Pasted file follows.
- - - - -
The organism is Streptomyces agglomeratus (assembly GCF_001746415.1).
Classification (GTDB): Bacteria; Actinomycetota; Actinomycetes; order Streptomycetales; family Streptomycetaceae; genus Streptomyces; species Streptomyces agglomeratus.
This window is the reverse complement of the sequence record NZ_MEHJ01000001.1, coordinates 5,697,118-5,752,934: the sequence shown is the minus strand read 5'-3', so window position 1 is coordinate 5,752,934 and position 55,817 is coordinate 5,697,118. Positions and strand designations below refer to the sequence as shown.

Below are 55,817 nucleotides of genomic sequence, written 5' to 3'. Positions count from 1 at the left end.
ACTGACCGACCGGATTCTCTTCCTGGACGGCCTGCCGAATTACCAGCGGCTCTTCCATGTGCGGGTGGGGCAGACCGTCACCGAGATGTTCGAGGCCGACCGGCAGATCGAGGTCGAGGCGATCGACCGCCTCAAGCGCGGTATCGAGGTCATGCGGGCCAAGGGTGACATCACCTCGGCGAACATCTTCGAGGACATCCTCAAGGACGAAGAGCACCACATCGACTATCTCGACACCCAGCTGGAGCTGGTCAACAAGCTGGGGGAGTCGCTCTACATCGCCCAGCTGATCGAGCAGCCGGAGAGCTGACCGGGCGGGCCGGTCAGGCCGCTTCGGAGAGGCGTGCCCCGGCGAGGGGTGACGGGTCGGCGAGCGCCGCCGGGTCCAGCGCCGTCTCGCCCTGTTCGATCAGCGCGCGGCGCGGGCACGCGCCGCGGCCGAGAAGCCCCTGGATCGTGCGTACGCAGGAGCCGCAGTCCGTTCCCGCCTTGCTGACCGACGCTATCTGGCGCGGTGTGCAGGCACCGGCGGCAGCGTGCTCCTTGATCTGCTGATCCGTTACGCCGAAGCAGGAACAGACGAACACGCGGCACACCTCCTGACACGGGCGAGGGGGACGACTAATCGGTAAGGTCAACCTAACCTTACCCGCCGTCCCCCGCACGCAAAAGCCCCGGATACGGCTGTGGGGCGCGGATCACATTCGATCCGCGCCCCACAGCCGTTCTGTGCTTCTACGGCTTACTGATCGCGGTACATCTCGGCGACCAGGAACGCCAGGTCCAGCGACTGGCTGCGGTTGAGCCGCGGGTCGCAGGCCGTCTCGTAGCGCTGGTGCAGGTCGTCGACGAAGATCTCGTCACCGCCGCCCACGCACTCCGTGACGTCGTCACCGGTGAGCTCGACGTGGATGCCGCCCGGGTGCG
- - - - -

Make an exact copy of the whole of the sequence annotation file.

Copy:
The organism is Streptomyces agglomeratus (assembly GCF_001746415.1).
Classification (GTDB): Bacteria; Actinomycetota; Actinomycetes; order Streptomycetales; family Streptomycetaceae; genus Streptomyces; species Streptomyces agglomeratus.
This window is the reverse complement of the sequence record NZ_MEHJ01000001.1, coordinates 5,697,118-5,752,934: the sequence shown is the minus strand read 5'-3', so window position 1 is coordinate 5,752,934 and position 55,817 is coordinate 5,697,118. Positions and strand designations below refer to the sequence as shown.

Below are 55,817 nucleotides of genomic sequence, written 5' to 3'. Positions count from 1 at the left end.
ACTGACCGACCGGATTCTCTTCCTGGACGGCCTGCCGAATTACCAGCGGCTCTTCCATGTGCGGGTGGGGCAGACCGTCACCGAGATGTTCGAGGCCGACCGGCAGATCGAGGTCGAGGCGATCGACCGCCTCAAGCGCGGTATCGAGGTCATGCGGGCCAAGGGTGACATCACCTCGGCGAACATCTTCGAGGACATCCTCAAGGACGAAGAGCACCACATCGACTATCTCGACACCCAGCTGGAGCTGGTCAACAAGCTGGGGGAGTCGCTCTACATCGCCCAGCTGATCGAGCAGCCGGAGAGCTGACCGGGCGGGCCGGTCAGGCCGCTTCGGAGAGGCGTGCCCCGGCGAGGGGTGACGGGTCGGCGAGCGCCGCCGGGTCCAGCGCCGTCTCGCCCTGTTCGATCAGCGCGCGGCGCGGGCACGCGCCGCGGCCGAGAAGCCCCTGGATCGTGCGTACGCAGGAGCCGCAGTCCGTTCCCGCCTTGCTGACCGACGCTATCTGGCGCGGTGTGCAGGCACCGGCGGCAGCGTGCTCCTTGATCTGCTGATCCGTTACGCCGAAGCAGGAACAGACGAACACGCGGCACACCTCCTGACACGGGCGAGGGGGACGACTAATCGGTAAGGTCAACCTAACCTTACCCGCCGTCCCCCGCACGCAAAAGCCCCGGATACGGCTGTGGGGCGCGGATCACATTCGATCCGCGCCCCACAGCCGTTCTGTGCTTCTACGGCTTACTGATCGCGGTACATCTCGGCGACCAGGAACGCCAGGTCCAGCGACTGGCTGCGGTTGAGCCGCGGGTCGCAGGCCGTCTCGTAGCGCTGGTGCAGGTCGTCGACGAAGATCTCGTCACCGCCGCCCACGCACTCCGTGACGTCGTCACCGGTGAGCTCGACGTGGATGCCGCCCGGGTGCG